“Did you hear about what was going on in Oxford during the night?” the shop owner asked as I was getting some fruit for breakfast.
“I didn’t. What’s going on?” I asked curiously.
“I’ve gathered from the townsfolk that there are creatures that come out at night when everyone is inside. These creatures show up suddenly and steal things that weren’t put away. Apparently, just last night, they stole from a fruit market. Everything was gone!”
Now this has me curious…
“I know how much you like to write about strange things in your journal. This might be something you should look into, Kate,” the shop owner suggested.
Oxford wasn’t far from where I lived. I traveled to the fruit market that was raided by those creatures to inquire what was taken and what was left behind. Surprisingly, they took only watermelons and cantaloupe.
I purchased those fruits and left them outside the market to draw the creatures in. I sat on a roof that overlooked the market. Soon, a shockingly fluffy and vibrantly yellow creature walked slowly up to the fruit. He had a round body, feathers and fur all over, antennas that turned in different directions (probably to orient itself), and what looked like owl eyes that could see in the dark. With two legs and arms, he grabbed the watermelon and cantaloupe, positioned them on both sides of his body, and ran away. The interesting thing is that he changed to red once he gathered the fruit.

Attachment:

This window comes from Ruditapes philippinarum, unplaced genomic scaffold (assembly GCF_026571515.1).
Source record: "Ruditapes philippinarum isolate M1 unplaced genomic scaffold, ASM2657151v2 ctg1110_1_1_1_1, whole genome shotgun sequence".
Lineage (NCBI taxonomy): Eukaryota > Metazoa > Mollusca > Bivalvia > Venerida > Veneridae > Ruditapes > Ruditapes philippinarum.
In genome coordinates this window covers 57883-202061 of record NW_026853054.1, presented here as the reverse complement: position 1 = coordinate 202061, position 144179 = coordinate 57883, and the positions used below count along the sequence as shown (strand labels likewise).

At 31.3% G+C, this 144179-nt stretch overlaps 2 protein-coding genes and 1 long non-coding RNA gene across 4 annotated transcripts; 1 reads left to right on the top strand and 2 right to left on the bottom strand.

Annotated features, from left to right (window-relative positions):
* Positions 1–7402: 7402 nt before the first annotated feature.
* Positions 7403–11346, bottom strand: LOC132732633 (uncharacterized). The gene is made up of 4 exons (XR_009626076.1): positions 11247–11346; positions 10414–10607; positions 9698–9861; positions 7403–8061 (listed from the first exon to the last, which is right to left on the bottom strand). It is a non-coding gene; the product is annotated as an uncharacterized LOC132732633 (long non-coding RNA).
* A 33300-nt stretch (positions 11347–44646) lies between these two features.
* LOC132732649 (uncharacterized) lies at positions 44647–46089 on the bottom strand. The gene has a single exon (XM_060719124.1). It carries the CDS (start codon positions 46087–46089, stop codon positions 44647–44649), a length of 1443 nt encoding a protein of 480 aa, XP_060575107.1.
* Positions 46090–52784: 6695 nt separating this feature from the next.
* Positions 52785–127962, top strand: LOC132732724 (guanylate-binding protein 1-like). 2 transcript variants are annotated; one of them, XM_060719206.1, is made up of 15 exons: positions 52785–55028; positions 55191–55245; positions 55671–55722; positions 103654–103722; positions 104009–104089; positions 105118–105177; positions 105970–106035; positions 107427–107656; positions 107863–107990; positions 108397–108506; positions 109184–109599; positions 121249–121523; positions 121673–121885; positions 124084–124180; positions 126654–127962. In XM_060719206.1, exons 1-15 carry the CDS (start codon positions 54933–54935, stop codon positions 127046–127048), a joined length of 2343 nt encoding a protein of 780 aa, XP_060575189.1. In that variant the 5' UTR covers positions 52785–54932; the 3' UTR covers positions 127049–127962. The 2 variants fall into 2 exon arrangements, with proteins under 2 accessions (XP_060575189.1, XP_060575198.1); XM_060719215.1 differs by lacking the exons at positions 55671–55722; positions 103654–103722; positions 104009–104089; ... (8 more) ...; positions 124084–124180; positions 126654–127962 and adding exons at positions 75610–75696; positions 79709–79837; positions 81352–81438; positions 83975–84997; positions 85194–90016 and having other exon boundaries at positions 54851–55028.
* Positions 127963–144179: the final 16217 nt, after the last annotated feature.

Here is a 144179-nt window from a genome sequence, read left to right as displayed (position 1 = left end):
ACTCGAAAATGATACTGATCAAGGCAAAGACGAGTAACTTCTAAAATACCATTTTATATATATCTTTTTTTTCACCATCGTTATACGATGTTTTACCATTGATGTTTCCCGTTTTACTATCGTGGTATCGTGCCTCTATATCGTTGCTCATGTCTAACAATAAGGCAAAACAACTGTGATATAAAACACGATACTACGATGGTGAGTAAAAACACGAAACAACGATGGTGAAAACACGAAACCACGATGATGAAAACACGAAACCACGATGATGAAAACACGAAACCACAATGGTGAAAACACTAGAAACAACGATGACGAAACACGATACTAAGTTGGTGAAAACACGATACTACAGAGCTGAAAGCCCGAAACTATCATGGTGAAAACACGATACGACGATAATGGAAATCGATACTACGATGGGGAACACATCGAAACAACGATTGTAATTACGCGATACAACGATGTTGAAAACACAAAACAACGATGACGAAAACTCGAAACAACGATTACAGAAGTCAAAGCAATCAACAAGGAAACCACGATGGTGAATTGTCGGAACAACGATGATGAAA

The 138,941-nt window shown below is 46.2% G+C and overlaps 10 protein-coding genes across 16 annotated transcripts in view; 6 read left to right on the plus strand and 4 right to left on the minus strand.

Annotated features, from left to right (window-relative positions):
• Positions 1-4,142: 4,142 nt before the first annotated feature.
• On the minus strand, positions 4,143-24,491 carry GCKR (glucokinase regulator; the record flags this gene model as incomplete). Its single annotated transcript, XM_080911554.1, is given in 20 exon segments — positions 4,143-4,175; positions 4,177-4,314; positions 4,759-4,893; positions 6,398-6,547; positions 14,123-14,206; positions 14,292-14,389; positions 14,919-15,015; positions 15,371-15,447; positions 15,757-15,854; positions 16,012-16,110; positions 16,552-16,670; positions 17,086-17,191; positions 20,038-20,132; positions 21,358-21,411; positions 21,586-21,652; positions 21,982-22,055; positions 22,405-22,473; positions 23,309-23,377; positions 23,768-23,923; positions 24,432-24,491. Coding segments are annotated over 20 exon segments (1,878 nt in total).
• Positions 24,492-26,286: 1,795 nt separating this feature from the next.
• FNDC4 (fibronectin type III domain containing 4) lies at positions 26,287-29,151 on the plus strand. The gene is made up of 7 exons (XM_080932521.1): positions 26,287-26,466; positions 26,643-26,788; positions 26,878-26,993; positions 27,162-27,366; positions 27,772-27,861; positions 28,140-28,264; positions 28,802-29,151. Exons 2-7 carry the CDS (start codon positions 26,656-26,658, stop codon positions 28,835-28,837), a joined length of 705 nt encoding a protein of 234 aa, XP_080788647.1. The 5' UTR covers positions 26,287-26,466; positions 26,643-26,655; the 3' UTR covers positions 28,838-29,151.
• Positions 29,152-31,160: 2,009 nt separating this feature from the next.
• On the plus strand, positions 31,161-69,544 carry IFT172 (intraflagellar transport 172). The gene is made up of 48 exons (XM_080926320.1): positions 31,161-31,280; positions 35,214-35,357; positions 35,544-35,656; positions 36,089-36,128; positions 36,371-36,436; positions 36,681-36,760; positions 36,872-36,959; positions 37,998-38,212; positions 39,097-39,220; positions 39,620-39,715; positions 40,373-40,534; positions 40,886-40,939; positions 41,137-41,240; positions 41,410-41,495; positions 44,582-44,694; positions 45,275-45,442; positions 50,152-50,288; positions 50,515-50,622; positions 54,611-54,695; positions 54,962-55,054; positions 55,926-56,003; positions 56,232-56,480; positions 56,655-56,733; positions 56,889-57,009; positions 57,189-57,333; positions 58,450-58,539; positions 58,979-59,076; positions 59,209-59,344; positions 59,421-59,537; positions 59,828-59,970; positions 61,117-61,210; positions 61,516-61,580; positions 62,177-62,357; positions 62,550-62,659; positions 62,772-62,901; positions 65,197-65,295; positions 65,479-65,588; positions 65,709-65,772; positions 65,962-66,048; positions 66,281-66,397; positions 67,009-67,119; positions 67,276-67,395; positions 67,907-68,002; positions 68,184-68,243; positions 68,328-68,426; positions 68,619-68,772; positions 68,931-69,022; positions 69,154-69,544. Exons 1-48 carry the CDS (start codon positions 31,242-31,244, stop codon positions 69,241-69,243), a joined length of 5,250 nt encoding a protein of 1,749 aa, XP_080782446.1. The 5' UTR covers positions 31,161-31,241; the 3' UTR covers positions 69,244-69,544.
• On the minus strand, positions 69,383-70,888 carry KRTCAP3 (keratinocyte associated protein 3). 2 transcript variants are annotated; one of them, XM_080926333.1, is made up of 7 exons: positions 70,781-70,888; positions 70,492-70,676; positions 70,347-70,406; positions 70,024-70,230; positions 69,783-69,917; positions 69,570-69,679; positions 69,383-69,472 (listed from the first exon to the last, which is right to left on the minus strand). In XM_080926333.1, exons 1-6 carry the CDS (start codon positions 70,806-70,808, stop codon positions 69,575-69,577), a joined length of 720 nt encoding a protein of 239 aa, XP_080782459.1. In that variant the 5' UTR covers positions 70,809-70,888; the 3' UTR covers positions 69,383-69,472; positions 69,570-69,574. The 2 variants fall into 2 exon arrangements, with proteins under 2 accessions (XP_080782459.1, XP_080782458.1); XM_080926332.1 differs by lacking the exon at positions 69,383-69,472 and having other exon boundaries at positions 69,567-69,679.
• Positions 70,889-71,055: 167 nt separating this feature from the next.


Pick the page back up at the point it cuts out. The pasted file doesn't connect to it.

I jumped down from the roof and followed the fuzzy little ball to see where he was hiding. I just missed him hopping into the forest, but I continued after him and finally reached a cave. I carefully peered into this cave and saw little green eyes coming towards me. The creature smiled and handed me a broken piece of watermelon, and then retreated silently back into the cave.
By W.A. McCauley, Edited by: Jensen Bauer
W.A. McCauley is a Technology Director for a small-town school. He is the author, of the most recent, and first book, Federal Magic of Investigation. He had a calling to be a writer after high school, coincidently; he didn’t enjoy writing for a purpose then but enjoys writing fiction now.